The Who’s Who of this cemetery include the graves of three signers of the Declaration of Independence: Samuel Adams, John Hancock, and Robert Treat Paine; Peter Faneuil, benefactor of the famed downtown Boston landmark; patriot and craftsman Paul Revere; James Otis, Revolutionary orator and lawyer; and five victims of the Boston Massacre.
You’ll even discover a 25-foot-tall obelisk that commemorates the tomb of Benjamin Franklin’s parents.
(Interesting fact: The burying grounds is named after the 12,000-bushel grain storage that operated next to this property.)
Paul Revere’s Tomb
While learning about Paul Revere’s midnight ride is obligatory for any elementary school history class, there is so much more that I didn’t know about this patriot—silversmith and copper plate engraver. There is also a story (?myth?) that he made wooden dentures for George Washington.
But I guess he will always be best remembered as the hero of Henry Wadsworth Longfellow’s epic poem (Paul Revere’s Ride). He alerted residents in the colony on April 18, 1775 that the British were attacking.
Henry Wadsworth Longfellow
“Listen, my children, and you shall hear / Of the midnight ride of Paul Revere . . .”
The poem was published in 1861 as the nation was embroiled in The Civil War.
Samuel Adams’ Tomb
So we all know that patriot Sam Adams was the cantankerous cousin to John Adams. He also brewed beers right? Well, he inherited his father’s brewery. But the Sam Adams Boston lager beer is named after the patriot and founding father. You can tour the Boston Beer Company, which is located in Beantown.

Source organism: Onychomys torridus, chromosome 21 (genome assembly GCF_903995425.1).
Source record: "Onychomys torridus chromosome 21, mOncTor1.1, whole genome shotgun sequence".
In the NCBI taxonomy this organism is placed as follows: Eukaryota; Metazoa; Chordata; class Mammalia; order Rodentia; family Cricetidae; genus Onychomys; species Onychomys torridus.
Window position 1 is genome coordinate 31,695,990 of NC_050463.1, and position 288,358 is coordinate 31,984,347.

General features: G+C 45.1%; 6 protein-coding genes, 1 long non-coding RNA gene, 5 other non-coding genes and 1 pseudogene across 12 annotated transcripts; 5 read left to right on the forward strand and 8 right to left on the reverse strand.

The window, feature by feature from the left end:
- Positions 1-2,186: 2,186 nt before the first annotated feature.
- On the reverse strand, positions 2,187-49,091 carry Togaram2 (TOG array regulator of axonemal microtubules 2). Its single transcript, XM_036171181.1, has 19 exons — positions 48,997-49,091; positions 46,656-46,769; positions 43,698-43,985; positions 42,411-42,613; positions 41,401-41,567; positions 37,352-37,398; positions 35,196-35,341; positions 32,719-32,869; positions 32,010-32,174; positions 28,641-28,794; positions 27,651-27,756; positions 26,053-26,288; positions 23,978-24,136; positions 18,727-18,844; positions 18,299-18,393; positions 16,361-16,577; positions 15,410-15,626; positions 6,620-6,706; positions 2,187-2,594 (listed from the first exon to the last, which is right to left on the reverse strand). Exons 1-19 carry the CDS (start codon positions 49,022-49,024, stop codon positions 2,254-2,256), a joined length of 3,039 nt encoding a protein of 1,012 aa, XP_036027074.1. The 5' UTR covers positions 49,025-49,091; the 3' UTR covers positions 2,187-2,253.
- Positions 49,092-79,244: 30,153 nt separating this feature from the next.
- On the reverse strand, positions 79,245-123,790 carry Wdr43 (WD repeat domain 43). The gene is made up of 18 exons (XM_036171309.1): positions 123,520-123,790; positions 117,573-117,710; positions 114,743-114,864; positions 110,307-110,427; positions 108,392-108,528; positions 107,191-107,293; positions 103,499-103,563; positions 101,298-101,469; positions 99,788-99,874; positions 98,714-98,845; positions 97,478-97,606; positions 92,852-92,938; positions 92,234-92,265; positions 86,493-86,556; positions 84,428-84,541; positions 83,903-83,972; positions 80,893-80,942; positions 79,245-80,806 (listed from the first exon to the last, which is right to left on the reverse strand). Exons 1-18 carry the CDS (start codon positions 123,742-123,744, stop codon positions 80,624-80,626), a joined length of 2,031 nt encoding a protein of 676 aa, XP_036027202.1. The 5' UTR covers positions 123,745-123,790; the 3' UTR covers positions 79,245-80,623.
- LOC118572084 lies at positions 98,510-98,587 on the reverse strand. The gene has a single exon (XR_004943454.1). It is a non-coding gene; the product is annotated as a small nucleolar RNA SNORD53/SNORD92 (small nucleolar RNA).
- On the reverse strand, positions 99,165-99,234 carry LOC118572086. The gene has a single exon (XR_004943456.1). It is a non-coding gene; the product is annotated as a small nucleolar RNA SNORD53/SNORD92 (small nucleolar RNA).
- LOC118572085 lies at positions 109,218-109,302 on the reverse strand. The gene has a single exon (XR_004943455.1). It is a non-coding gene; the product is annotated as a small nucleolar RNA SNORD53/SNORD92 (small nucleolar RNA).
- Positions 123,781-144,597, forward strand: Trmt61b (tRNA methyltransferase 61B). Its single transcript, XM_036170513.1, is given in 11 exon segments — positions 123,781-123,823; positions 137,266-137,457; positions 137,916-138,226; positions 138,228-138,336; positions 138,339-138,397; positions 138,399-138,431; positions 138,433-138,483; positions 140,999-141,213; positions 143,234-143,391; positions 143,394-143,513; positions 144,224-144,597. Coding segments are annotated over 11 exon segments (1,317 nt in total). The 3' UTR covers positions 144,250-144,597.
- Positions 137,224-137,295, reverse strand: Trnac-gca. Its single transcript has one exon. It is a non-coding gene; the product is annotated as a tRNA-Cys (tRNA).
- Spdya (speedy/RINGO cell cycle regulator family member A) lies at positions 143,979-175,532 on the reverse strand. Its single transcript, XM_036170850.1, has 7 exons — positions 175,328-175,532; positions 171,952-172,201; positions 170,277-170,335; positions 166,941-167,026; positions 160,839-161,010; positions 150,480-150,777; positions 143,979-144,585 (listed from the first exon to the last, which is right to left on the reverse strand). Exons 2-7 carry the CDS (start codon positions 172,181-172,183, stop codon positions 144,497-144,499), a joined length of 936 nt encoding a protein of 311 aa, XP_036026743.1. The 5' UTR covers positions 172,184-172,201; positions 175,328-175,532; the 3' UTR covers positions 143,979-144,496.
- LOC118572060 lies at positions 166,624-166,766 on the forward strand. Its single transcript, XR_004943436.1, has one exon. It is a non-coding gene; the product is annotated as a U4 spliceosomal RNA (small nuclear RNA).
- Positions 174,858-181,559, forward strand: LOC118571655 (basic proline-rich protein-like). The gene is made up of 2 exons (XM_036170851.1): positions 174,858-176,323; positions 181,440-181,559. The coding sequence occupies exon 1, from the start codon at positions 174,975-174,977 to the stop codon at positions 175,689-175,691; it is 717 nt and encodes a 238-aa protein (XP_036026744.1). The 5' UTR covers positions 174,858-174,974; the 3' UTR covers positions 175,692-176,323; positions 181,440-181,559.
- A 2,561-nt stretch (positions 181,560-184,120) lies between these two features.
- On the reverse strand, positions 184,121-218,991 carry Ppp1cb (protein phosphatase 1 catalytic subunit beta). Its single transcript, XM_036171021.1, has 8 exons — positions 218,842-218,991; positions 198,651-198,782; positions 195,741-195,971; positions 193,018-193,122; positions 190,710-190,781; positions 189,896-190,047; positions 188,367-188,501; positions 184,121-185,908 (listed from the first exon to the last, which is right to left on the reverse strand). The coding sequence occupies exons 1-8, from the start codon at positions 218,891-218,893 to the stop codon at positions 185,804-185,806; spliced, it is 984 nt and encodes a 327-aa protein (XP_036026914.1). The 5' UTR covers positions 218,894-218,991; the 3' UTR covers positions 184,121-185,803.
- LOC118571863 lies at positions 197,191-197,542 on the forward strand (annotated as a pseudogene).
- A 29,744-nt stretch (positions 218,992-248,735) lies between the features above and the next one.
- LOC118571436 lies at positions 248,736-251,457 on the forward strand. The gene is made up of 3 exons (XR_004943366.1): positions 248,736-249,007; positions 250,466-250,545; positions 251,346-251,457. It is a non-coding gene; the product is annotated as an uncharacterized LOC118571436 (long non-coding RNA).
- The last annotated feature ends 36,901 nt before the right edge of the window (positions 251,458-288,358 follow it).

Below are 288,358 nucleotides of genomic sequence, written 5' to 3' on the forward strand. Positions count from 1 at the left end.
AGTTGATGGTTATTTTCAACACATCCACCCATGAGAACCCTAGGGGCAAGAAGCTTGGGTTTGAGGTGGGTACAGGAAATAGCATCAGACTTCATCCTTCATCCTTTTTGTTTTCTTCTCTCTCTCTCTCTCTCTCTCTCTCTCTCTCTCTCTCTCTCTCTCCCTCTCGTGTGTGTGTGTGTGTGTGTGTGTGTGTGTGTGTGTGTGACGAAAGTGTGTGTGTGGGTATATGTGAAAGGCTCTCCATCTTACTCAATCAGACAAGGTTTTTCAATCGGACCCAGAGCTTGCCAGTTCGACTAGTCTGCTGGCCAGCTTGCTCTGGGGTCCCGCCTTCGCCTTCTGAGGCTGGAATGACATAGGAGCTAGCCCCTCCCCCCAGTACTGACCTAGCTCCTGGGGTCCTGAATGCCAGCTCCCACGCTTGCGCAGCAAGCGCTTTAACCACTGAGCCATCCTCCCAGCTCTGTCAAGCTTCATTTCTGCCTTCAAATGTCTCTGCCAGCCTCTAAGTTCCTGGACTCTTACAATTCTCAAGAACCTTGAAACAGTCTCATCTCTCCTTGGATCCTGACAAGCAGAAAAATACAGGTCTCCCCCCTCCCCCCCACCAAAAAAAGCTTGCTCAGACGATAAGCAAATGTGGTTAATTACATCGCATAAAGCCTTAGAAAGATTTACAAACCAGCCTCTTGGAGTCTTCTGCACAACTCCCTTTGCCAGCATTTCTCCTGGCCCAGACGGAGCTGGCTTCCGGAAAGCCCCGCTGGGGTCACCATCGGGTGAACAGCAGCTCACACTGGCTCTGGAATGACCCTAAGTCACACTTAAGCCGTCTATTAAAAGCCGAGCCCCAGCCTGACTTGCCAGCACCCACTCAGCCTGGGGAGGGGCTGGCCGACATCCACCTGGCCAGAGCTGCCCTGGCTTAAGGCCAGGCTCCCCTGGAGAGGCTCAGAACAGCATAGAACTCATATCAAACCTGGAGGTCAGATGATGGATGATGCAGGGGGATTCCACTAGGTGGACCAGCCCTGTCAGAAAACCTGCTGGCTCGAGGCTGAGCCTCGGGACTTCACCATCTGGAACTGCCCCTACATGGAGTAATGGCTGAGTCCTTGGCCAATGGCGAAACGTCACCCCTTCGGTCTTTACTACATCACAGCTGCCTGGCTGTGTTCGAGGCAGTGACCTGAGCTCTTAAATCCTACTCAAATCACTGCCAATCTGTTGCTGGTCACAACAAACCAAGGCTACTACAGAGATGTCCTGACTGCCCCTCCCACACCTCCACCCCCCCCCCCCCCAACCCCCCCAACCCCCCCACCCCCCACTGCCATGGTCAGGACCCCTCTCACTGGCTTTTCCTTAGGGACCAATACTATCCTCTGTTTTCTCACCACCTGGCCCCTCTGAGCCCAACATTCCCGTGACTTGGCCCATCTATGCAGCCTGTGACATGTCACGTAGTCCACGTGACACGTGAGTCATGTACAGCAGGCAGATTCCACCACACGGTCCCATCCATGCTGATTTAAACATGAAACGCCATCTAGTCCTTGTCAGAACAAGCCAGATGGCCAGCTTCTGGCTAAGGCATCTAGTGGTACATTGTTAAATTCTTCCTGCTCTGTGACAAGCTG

Old Corner Book Store
I didn’t take a photo of the Chipotle Mexican Grill restaurant chain that now occupies this prime real estate (because who hasn’t seen this site on any city street in Anywhere, USA?), BUT it is one of the places we saw on the Freedom Trail. (I wish I had pulled out my iPhone.) Located at 283 Washington Street, it was the home of Ticknor and Fields. This 19th-century book company published such 19th-century “greats” as Henry David Thoreau’s Walden and Hawthorne’s The Scarlet Letter.
Old South Meeting House
I think my favorite part of my visit to Boston was standing at an intersection looking back at the Old South Meeting House. I literally felt like I had one foot in the past and the other foot in the present. Highrise buildings loom around this Boston landmark. Our guide told us this building was saved from the wrecking ball by 20 women of Boston in 1876. Today the South Meeting House is a museum.
Old State House
This majestic building (206 Washington Street) stands as tall as an oak. The building precedes the Continental Congress, the Declaration of Independence, and the Revolutionary War.
Built in 1713, it is the oldest surviving public building in Boston. The Old State House represented the heart of colonial Boston’s political and civil life. The Boston Massacre occurred on March 5, 1770 on these hallowed grounds.
“It became a point of origin for vital debates about self-government that sparked the Revolution.”Revolutionary Spaces
Boston Cream Pie
Clearly not an item to be reported in a history book (but obviously important to any dessert lover) is the history of the city’s famed Boston Cream Pie. We learned that the Omni Parker House is credited with the invention of the Parker Roll. But the hotel also earns credit for inventing the cake pudding dessert.
Originally dubbed “Parker House Chocolate Cream Pie,” Boston Cream Pie became an immediate and perennial hit.Omni Hotels
On December 12, 1996, the Boston Cream Pie was proclaimed the official Massachusetts State Dessert thanks to a local high school civics class that sponsored the bill. Sweet!